The outdoor drama “Strike at the Wind!” is returning to its roots — where it began more than 40 years ago.
After a 10-year hiatus, the beloved play has been staged the last two years at Givens Performing Arts Center. This summer, audiences will enjoy “Strike at the Wind!” under the stars at the historic Adolph Dial Amphitheater at the Lumbee Tribe Cultural Center.
Three shows are scheduled for Thursday–Saturday, July 11–13, at 8 p.m. Tickets are $5 for all ages and are on sale now at the GPAC box office. Limited tickets are available for each performance and purchases are strongly encouraged in advance.
Two seating areas will be available for patrons. Limited chair seating will be available on a first-come, first-served basis. A newly sodded section near the stage will be an option. Ticket holders may bring lounge chairs or blankets for lawn seating, but coolers are not permitted.
“Strike at the Wind!” was first performed in 1976 at the amphitheater overlooking the scenic Country Club Lake. It continued for 20 seasons, ending in 1996. The play returned in 1999 and 2007, and was revived again in 2017 thanks to the collaborative efforts of UNC Pembroke, the Lumbee Tribe and the local community.
“I played Henry for six years, and there is nothing like being on the amphitheater stage at the Culture Center,” said Tribal Chairman Harvey Godwin Jr. “The story of Henry Berry is uniquely felt by the audience when you’re in the elements experiencing the story of Henry Berry close by his old stomping grounds.
“The Lumbee Tribe looks forward to hosting visitors at the Cultural Center as SATW returns to its home. We encourage people to make it an all-day event. Guests can visit the Cultural Center, take their family for a swim at the renovated pool or tour the Spring Moon Garden Patch.”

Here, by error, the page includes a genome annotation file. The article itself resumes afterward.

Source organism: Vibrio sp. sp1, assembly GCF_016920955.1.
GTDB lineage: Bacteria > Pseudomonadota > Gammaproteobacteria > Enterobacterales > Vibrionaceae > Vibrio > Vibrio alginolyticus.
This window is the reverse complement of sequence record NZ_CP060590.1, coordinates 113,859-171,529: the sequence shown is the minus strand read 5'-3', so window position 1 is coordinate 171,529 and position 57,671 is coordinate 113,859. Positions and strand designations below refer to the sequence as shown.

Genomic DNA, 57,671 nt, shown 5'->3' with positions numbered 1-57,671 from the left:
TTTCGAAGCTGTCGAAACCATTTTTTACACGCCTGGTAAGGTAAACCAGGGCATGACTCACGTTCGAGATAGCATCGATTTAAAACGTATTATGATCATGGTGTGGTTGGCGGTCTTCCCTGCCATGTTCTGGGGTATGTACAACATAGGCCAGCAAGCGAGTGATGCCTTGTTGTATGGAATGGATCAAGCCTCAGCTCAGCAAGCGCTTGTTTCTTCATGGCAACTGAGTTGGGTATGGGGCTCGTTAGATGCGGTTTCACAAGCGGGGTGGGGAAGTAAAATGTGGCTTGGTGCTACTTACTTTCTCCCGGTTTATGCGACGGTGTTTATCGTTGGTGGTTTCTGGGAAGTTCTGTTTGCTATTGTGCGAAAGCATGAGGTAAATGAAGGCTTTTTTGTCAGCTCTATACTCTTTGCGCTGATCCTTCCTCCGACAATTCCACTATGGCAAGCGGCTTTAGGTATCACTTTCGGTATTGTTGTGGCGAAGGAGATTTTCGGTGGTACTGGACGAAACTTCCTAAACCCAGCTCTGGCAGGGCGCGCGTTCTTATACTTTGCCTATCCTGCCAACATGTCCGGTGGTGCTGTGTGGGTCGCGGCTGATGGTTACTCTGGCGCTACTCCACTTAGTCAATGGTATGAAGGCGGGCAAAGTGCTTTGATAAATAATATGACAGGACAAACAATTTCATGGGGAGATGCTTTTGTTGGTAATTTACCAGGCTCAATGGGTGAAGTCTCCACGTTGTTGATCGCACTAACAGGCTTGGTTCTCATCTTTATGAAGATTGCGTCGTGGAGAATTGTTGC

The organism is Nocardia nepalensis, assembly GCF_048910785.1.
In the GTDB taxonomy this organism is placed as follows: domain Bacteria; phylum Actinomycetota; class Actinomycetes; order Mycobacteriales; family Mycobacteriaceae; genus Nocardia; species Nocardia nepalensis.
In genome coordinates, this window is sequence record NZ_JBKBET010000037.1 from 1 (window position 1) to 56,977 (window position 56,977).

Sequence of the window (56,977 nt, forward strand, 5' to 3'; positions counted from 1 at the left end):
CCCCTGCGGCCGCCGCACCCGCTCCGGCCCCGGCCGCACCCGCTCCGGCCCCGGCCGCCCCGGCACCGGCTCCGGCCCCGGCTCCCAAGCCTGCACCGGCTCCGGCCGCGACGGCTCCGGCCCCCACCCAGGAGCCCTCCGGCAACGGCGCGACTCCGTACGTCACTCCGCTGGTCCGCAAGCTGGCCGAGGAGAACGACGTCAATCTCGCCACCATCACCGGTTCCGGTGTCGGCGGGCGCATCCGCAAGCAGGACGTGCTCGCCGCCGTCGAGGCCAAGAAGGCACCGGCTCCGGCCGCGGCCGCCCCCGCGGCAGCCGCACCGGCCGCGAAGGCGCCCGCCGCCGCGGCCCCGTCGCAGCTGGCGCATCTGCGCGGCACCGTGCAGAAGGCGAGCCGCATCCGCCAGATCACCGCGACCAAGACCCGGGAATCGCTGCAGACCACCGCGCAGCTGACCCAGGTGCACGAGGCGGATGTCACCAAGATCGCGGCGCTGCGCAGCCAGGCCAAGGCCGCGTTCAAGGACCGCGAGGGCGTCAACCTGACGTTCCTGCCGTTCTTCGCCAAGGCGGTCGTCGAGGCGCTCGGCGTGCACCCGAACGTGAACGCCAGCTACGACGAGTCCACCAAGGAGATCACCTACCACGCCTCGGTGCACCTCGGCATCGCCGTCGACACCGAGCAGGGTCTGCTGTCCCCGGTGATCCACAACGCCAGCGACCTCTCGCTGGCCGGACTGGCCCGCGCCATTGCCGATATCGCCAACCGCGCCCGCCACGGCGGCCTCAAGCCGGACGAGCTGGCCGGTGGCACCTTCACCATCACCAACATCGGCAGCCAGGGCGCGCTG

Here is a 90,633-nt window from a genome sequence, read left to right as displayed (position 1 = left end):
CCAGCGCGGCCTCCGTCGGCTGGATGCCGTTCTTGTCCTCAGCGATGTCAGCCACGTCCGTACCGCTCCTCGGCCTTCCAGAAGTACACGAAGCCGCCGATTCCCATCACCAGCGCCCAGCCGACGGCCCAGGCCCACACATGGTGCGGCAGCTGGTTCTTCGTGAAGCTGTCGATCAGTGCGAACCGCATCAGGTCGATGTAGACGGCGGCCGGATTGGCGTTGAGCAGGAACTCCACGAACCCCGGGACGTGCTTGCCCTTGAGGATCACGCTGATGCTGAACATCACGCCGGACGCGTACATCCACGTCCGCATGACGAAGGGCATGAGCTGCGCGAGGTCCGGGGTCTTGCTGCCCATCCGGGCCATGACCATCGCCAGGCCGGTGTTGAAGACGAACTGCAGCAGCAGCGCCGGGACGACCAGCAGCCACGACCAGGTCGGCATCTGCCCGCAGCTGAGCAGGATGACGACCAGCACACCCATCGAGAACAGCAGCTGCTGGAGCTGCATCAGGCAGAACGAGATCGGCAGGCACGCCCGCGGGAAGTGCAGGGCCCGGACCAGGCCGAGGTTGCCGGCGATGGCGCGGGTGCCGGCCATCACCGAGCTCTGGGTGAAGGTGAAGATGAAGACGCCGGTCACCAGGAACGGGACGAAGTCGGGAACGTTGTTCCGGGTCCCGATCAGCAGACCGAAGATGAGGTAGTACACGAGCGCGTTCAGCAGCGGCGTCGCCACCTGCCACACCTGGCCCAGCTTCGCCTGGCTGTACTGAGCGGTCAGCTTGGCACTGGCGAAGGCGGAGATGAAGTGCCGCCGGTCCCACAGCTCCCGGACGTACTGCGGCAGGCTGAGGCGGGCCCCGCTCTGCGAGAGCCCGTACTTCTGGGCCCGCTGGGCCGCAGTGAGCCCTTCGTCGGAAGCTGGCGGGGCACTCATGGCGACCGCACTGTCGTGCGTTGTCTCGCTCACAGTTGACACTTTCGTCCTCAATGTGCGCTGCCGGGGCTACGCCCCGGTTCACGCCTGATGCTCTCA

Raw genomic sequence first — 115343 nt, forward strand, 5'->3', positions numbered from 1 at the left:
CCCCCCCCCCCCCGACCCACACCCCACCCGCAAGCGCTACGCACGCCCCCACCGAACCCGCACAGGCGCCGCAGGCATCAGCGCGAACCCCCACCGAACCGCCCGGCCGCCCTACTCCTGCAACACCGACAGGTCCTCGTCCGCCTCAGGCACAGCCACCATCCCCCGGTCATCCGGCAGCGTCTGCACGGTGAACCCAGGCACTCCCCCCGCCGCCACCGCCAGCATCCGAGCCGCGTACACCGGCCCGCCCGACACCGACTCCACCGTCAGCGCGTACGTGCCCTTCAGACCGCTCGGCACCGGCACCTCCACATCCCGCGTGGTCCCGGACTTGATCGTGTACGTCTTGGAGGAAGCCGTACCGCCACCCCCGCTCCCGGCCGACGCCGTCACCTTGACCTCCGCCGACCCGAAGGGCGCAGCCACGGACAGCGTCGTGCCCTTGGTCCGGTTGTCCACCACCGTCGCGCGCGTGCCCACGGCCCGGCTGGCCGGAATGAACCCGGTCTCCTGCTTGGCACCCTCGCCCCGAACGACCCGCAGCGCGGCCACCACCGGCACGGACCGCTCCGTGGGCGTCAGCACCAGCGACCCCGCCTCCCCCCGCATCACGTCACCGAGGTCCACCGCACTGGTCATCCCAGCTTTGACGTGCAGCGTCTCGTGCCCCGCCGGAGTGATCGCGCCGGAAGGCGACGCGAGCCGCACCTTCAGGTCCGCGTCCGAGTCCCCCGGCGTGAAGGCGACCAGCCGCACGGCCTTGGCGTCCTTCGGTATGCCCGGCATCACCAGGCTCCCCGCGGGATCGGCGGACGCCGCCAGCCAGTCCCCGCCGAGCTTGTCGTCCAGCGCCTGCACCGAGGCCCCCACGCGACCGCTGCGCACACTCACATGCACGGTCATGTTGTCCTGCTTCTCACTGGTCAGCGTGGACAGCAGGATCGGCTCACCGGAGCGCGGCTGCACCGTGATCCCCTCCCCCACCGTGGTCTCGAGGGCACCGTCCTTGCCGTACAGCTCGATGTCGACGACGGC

“Strike the Wind!” tells the story of the Lowrie War in 1865. It chronicles the life of Henry Berry Lowrie, who led a band of men in a 7-year battle against those he believed killed his father and brother.
Matthew Jacobs and Wynona Oxendine, who play Henry Berry and Rhoda Strong, are back in the lead roles for the third year.
Jonathan Drahos, associate professor and director of Theatre at UNCP, and the play’s director, said he’s thrilled to see the play return outdoors. “The play belongs outdoors. Randolph Umberger wrote it as an outdoor drama 40 years ago,” said Drahos,
“Although I have adapted the play for two consecutive years as an indoor experiment, I believe it will resonate with our audience more deeply as a community event at the Cultural Center. I am excited to collaborate with the Lumbee Tribe, the University of North Carolina at Pembroke, and our wonderful cast in this year’s production.”
The event will be a family-friendly day of fun. The Tribe will be offering all amenities available at the Cultural Center on performance days, and patrons are encouraged to spend the day at the swimming pool, accessible playground or taking in the scenery.
A pre-show music concert by local musician Charly Lowry will begin each night at 6:30 p.m. Food vendors will be on-site each night.